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Beginners question on EJB & transactions

Adrian Bates
Greenhorn

Joined: Jun 01, 2005
Posts: 24
I am trying to write my first EJB using container managed transactions. I have defined the EJB and added a container transaction type of Required to it.

The EJB method adds records to 2 different database tables and when I force an error to occur with the 2nd insert it doesn't rollback the 1st.

Is there something else that I need to do? I assumed that if the method on the EJB exited with an exception then it would automatically rollback. Is this not right?

Thanks in advance,
Adrian
Roger Chung-Wee
Ranch Hand

Joined: Sep 29, 2002
Posts: 1683
Rollback will occur if a system exception is thrown from your bean code to the container. This system exception must be RuntimeException (or a subclass thereof). Check that your code is not throwing a checked exception, eg SQLException. If so, wrap it in EJBException and throw this exception.


SCJP 1.4, SCWCD 1.3, SCBCD 1.3
Balazs Borbely
Ranch Hand

Joined: Oct 11, 2004
Posts: 33
There are two kind of exceptions specified in the EJB Specification.

1. Application exceptions: These are meant to be handled by the application(developer). So, when you catch the exception you may call setRollbackOnly() to rollback the transaction otherwise the transaction will be committed.

2. System exceptions: when a system exception is thrown than the transaction is rolled back.
Typically,this happens because the exception or error is unexpected, or the exception is expected but the EJB Provider does not know how to recover from it. Examples of such exceptions and errors are: failure to obtain a database connection, JNDI exceptions, unexpected RemoteException from invocation of other enterprise beans, unexpected RuntimeException, JVM errors, and so on.


'Make everything as simple as possible, but not simpler.' --Albert Einstein
Adrian Bates
Greenhorn

Joined: Jun 01, 2005
Posts: 24
Thanks for the replies guys.

So in my test case where I am forcing it to throw an application exception, DuplicateKeyException, I can catch this and throw an EJBException instead and this will cause a rollback? Is that right?

Adrian
Balazs Borbely
Ranch Hand

Joined: Oct 11, 2004
Posts: 33
Originally posted by Adrian Bates:

So in my test case where I am forcing it to throw an application exception, DuplicateKeyException, I can catch this and throw an EJBException instead and this will cause a rollback? Is that right?

Adrian


Yes, if your test case is in the transaction scope, I mean the transaction is not finished yet.

But I'd rather catch the exception sin the SessionBean's method and make explicitly the setRollbacOnly call than throw a RuntimeException. Throwing a RuntimeException is not a good practice.

Here you have a session bean mehod example with exception handling.
Roger Chung-Wee
Ranch Hand

Joined: Sep 29, 2002
Posts: 1683
Throwing a RuntimeException is not a good practice.

What is you reason for saying this?
Balazs Borbely
Ranch Hand

Joined: Oct 11, 2004
Posts: 33
Originally posted by Roger Chung-Wee:

What is you reason for saying this?


In my opinion all application exceptions (Business logic) exceptions should be checked exceptions.

Because, the client should be aware about the fact that the methods can throw an exception and be able to handle that exception.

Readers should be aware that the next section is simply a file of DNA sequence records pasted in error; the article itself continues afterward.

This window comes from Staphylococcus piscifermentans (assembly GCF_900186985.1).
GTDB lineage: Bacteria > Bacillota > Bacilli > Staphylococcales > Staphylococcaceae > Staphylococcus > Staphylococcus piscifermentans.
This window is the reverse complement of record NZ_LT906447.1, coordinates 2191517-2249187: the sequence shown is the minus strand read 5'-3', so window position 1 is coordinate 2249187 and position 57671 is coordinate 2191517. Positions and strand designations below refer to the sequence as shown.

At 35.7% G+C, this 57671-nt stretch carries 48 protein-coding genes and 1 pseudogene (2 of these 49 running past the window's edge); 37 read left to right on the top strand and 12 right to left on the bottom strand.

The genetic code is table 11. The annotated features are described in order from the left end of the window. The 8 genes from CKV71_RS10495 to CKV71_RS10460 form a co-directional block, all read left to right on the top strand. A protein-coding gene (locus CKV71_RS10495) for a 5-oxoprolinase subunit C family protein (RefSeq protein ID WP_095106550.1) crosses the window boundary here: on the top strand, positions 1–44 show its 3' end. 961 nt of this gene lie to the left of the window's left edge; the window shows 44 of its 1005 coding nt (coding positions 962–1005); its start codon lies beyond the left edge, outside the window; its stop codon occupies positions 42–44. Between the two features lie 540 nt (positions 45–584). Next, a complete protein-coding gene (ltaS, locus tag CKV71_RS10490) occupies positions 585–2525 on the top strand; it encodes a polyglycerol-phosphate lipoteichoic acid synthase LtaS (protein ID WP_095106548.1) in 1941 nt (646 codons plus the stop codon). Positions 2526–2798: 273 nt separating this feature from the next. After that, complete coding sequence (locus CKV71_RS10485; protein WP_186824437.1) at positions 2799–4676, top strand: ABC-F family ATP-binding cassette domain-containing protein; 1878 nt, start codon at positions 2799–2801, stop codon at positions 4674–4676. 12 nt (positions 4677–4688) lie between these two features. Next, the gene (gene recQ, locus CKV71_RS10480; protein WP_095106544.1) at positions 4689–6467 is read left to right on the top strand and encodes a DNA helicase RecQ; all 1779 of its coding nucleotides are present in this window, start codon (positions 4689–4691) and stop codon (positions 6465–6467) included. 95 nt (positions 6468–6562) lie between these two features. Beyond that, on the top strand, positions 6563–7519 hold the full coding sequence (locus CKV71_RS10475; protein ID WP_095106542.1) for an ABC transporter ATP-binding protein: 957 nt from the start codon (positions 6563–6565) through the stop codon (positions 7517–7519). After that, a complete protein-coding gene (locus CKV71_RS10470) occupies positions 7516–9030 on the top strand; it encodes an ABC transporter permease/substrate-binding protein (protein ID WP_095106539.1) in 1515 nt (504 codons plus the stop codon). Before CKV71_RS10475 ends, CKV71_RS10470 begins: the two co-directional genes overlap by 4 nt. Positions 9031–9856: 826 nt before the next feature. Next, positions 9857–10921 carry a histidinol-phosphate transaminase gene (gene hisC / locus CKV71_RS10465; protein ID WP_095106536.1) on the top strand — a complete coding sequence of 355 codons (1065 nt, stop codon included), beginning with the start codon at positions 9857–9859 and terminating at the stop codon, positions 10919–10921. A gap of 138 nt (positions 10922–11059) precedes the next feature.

In EJB if you throw a runtime exception the transaction will be rolled back, but maybe the business logic requires other handling...
For example:
In a method withdraw(500) if an InsufficientFundsException is thrown, you could withdraw as much as you can and go further. BUT if InsufficientFundsException
is unchecked the transaction is already set for rollback....

see the discution from: http://www.theserverside.com/news/thread.tss?thread_id=30911
Roger Chung-Wee
Ranch Hand

Joined: Sep 29, 2002
Posts: 1683
In my opinion all application exceptions (Business logic) exceptions should be checked exceptions.

Because, the client should be aware about the fact that the methods can throw an exception and be able to handle that exception.

This is as per the EJB spec, so no argument here.

In EJB if you throw a runtime exception the transaction will be rolled back, but maybe the business logic requires other handling...
For example:
In a method withdraw(500) if an InsufficientFundsException is thrown, you could withdraw as much as you can and go further. BUT if InsufficientFundsException is unchecked the transaction is already set for rollback....

It would be poor design to make InsufficientFundsException a RuntimeException when the client can recover from this.

The most obvious reason to invoke setRollbackOnly() is when you do not wish the transaction to commit when an application exception is thrown. Most likely, it because an update has already been done in the transaction. So, if your code throws application exception DuplicateKeyException and you want to rollback, you handle the exception by invoking setRollbackOnly() and then rethrowing DuplicateKeyException. Your searchLang method is an example.

I would like to clarify this comment of mine.
Check that your code is not throwing a checked exception, eg SQLException. If so, wrap it in EJBException and throw this exception.

This is better rewritten as follows.
Check that your code is not throwing a checked exception which is not an application exception, eg SQLException. If so, wrap it in EJBException and throw this exception.

If you allow SQLException to propagate to the container, it will be thrown to the client - who will not know what to do with it. This is why checked exceptions (SQLException being a common example) which are unexpected should be encapsulated in EJBException and thrown.

Remember, an application exception is always a checked exception but a checked exception is not always an application exception.
 
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